I saw an episode of "The Sandman" this week in which one of the characters laments the recent completion of a significant goal. While the goal remained unachieved, this character felt a purpose beyond their function. Once they succeeded, they could not see a meaningful way forward. Their sibling offered council by explaining their function is their purpose. In the case of these two characters, that’s probably true: they have specific and well-defined roles in the universe.
But what about ordinary humans who are not assigned a universal vocation like Death or Dream? Is it important for us to feel like we have a purpose beyond our function? I suppose it depends on what we see as our function. I have had a number of functions assigned to me by society (and other people) over my lifetime. I have been assigned obedient daughter, caretaking wife, supportive co-worker, responsible party, keeper of secrets.
In centuries past my primary function would have been facilitating my uterus growing future humans. Some people find a great deal of purpose in parenting and when I was younger I planned to be a parent. Although, I don’t think I put together that plan because I really wanted the experience of raising a child. It was more a plan formed because it fit the societally acceptable model of success I was trying very hard to achieve. Since then I have shed so many layers of societal expectation that my decision not to procreate has a much clearer and deeper foundation than my parenthood plan ever did.
So what then is my function if it’s not to further the existence of the human race? When I think about the skills and abilities I have, the thing that seems like my most base and primal function is: to be a connector. I see relationships between concepts, people, and places in a unique way. I am also able to explain what I see in ways other people can understand. It’s the thing I’ve been doing since before I can remember.
When I was young, I employed this skill frequently in my role as family mediator. As a young adult, I used my power of perspective to advocate for people and causes often overlooked. Throughout my accounting and fraud-fighting career, I have distilled complex concepts into understandable systems as a regulator, an educator, an investigator, and a financial mess detangler.
I think my purpose is to express my function in a way that makes the world a better place. To be an example of a healthy way to relate to people and the planet. To be an antidote to the ills of society that stem from humankind’s detachment from our own humanity. And to encourage as many other people as possible to realize they can do the same healing work and make a positive difference in the world. It’s not the only thing I’m good for, but it’s the one I take the most satisfaction from. That seems like a pretty good reason to embrace it.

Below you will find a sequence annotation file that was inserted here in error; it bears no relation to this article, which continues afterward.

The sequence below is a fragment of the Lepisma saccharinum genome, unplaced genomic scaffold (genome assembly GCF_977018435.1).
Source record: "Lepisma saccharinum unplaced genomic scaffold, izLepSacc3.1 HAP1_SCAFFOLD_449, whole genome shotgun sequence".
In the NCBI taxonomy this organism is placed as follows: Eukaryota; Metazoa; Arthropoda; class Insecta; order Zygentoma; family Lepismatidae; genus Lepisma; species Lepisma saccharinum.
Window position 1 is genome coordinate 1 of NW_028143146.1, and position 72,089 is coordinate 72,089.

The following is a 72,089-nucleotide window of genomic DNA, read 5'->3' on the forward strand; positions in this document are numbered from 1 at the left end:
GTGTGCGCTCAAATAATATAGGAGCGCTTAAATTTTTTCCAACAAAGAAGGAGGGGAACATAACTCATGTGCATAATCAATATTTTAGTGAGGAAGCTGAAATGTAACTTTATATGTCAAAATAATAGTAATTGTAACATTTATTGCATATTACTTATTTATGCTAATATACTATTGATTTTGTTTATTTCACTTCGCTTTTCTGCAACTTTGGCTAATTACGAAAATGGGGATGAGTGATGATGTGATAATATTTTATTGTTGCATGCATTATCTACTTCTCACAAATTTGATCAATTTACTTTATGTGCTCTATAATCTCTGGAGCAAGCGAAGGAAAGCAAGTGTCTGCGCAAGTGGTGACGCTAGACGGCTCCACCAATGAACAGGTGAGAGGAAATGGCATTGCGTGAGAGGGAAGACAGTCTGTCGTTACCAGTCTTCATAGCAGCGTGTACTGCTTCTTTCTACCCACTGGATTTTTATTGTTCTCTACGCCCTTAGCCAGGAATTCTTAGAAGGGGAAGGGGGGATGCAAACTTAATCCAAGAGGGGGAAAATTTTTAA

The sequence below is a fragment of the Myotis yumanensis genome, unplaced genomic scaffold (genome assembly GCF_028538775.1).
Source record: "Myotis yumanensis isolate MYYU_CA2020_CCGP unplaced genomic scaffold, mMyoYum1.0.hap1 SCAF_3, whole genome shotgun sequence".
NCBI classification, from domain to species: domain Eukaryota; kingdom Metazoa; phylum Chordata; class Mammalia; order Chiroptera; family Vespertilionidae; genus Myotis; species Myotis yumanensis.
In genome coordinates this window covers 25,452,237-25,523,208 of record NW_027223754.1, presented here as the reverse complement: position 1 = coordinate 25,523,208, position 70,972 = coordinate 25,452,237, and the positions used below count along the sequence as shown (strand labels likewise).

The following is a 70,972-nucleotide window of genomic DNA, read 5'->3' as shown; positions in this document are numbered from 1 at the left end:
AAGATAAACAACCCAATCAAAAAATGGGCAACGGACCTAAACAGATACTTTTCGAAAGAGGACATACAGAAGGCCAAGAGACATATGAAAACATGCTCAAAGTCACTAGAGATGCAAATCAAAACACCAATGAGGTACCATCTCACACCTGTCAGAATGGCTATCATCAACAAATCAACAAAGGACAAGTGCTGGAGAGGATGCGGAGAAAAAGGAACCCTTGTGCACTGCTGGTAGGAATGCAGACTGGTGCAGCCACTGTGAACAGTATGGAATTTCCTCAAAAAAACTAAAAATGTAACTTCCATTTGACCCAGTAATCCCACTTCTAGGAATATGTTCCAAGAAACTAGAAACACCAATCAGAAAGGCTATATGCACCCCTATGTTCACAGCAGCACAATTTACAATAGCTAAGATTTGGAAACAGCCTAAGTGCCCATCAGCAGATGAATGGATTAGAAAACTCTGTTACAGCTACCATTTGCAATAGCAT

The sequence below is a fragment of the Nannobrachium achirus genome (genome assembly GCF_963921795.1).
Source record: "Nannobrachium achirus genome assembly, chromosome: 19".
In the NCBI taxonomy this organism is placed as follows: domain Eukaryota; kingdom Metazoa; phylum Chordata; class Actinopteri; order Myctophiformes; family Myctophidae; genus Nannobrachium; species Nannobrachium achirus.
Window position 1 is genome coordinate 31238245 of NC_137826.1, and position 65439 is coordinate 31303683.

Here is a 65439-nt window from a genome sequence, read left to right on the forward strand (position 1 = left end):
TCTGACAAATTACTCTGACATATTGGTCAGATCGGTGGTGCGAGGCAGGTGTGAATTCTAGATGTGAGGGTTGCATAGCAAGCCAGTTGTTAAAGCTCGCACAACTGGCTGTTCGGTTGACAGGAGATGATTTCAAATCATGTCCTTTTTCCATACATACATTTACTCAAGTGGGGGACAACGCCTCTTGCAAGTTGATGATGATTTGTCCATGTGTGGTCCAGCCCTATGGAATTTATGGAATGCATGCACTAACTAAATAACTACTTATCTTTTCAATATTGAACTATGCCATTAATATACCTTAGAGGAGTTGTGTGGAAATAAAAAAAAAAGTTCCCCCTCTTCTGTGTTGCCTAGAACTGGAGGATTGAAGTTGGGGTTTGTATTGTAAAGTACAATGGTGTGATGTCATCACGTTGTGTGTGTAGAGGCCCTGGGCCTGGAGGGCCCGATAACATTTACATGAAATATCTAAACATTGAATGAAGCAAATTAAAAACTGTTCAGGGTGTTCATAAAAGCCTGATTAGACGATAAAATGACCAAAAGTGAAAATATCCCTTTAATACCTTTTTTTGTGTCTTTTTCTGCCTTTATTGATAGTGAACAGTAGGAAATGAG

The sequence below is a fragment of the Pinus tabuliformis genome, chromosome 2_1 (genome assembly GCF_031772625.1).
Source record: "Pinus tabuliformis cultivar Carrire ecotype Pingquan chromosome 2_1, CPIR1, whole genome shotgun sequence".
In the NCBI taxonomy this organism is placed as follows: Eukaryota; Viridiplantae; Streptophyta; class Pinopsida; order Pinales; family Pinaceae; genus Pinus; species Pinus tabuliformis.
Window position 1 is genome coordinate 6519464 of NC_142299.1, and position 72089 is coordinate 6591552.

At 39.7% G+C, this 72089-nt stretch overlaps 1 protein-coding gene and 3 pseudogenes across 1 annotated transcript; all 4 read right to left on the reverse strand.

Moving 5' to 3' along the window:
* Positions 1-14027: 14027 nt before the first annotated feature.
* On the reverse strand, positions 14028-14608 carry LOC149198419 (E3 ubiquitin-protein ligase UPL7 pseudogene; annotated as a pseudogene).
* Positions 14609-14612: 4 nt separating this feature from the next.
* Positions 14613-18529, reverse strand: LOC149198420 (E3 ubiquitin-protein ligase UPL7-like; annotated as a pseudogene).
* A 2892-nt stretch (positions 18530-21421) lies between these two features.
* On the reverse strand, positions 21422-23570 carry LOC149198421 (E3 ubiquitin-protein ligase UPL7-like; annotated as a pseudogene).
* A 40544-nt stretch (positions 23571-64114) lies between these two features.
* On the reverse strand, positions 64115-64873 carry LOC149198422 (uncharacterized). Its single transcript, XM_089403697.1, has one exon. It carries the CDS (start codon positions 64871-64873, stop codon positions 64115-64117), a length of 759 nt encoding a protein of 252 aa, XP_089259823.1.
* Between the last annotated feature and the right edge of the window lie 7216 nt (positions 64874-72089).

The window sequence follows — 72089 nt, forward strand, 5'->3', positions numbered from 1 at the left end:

I am forever adding context. To conversations with other people, to my own mental meanderings, to public announcements about the way the world is. Context is where the connections become clearer. When you have enough context, the relationships between seemingly disparate things can become obvious. My personal anti-oppression journey has consisted largely of learning a more and more complete history of my community, society, and the world. All of which adds more context to everything happening in the world we live in today.
If the key to living a life of meaning is to live a purposeful life, then it’s critical to suss-out your purpose. There are many methods you can use to get there, and the internet is full of advice about how to do it. One starting place I invite you to explore is identifying your function. In this context, I think a person’s function is what they cannot help but do - no matter what they are doing. I cannot help but see the connections in the world. I am a connector to my core.
I am also privileged with sufficient resources and a family and community support structure that enables me to participate in thoughtful introspection and intentional living. So now that I have named my function, I can decide how I want to express that function out in the world. I can choose my functional purpose. I can channel my mundane superpower through just about any instrument to affect how I do my work, my relationships, and my life. And I can make adjustments to that application any time I need to.
If the usefulness of one iteration fades out, you can shuffle it to the back and try something else. One trap that’s easy to fall into is thinking you need to find the one correct purpose and stick with that for the rest of your life. Humans are multi-functional by nature. It’s how we survive as individuals and a species. That means we are capable of filling many roles and being many versions of ourselves. Just because I am a skilled mediator doesn’t mean I have to spend my eternity mediating.
The incredible benefit of living in this moment in history is that we have a greater degree of choice over our guiding purpose and any choice at all about what function we fulfill. Most of us don’t have to spend all our time and energy gathering or growing food, or fending off dangerous animals. Take advantage of that opportunity and do something great that only you can do. And during the process, see if you can create more space and opportunity for someone else to bring their medicine to the world. Ultimately it’s going to take every one of us doing all we can.
Information and Inspiration
Jaydra is a human in-process, working to make the world a better place. Sharing thoughts, feelings, and observations about the human experience.